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The new vaccine works by producing high levels of antibodies to Fel D 1 in cats so that these antibodies bind to and neutralize the protein before people can be exposed to it. This process is akin to making cats hypoallergenic. New clinical trial data on the vaccine was recently published in the Journal of Allergy and Clinical Immunology.
In the series of studies, cats received 3 doses of vaccines through hind leg injections over a 9 week period. Researchers found that cats tolerated the injections well and did not experience any adverse side effects. They also found that these cats showed increased levels of antibodies to Fel D 1 and that the antibodies effectively neutralized Fel D 1 activity, resulting in lower levels of the problematic protein in the cat’s saliva and tears.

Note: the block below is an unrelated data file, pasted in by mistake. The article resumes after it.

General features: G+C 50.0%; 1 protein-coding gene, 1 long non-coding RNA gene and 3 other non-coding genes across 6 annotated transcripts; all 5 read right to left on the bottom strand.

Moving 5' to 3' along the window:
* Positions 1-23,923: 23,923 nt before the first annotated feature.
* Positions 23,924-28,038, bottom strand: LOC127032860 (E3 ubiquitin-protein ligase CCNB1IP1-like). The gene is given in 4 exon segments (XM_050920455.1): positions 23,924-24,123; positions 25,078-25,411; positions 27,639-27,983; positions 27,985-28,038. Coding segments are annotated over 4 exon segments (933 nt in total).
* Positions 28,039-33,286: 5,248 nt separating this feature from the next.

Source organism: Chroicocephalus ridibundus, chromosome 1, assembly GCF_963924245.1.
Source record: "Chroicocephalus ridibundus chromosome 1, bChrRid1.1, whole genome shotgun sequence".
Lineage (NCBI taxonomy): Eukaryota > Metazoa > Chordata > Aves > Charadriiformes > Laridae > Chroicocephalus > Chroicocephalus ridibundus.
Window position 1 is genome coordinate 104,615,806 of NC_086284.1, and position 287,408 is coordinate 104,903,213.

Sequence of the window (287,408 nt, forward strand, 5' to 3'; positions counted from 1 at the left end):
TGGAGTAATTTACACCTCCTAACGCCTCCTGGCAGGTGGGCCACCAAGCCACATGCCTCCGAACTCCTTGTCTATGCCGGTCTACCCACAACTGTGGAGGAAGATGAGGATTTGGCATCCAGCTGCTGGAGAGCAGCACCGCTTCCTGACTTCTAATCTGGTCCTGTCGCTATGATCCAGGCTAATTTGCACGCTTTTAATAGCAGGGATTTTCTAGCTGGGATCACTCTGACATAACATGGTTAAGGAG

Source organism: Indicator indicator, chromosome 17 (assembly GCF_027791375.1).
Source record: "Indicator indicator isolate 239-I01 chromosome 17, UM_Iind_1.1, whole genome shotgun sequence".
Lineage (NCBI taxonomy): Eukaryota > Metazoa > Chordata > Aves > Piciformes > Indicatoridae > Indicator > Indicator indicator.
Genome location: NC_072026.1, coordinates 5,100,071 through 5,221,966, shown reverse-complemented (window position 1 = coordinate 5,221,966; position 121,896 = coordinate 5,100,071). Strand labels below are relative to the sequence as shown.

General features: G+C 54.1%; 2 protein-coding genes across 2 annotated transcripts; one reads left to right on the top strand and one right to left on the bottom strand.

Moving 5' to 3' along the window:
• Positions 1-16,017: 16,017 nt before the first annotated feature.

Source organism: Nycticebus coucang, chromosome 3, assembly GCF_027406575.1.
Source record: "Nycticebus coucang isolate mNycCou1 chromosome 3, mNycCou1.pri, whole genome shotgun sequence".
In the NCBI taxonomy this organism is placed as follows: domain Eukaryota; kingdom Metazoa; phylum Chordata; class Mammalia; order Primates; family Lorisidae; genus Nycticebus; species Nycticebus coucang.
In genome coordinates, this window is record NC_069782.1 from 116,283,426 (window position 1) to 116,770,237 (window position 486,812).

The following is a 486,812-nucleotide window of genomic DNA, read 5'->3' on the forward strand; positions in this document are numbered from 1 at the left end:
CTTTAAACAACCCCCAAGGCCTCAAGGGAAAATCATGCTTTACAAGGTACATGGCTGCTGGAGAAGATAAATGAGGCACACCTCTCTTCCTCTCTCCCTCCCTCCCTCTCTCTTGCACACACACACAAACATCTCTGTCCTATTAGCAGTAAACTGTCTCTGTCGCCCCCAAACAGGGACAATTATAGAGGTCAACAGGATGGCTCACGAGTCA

Importantly, when samples from the cats were mixed with blood from people who suffer from cat allergies, fewer reactions indicative of allergies occurred. These observations are promising when we consider how people may be affected by cats who have been vaccinated. They suggest that when around cats who have received the vaccine, cat allergy sufferers will be exposed to lower levels of Fel D 1 and therefore experience less of the immune response that leads to allergy symptoms.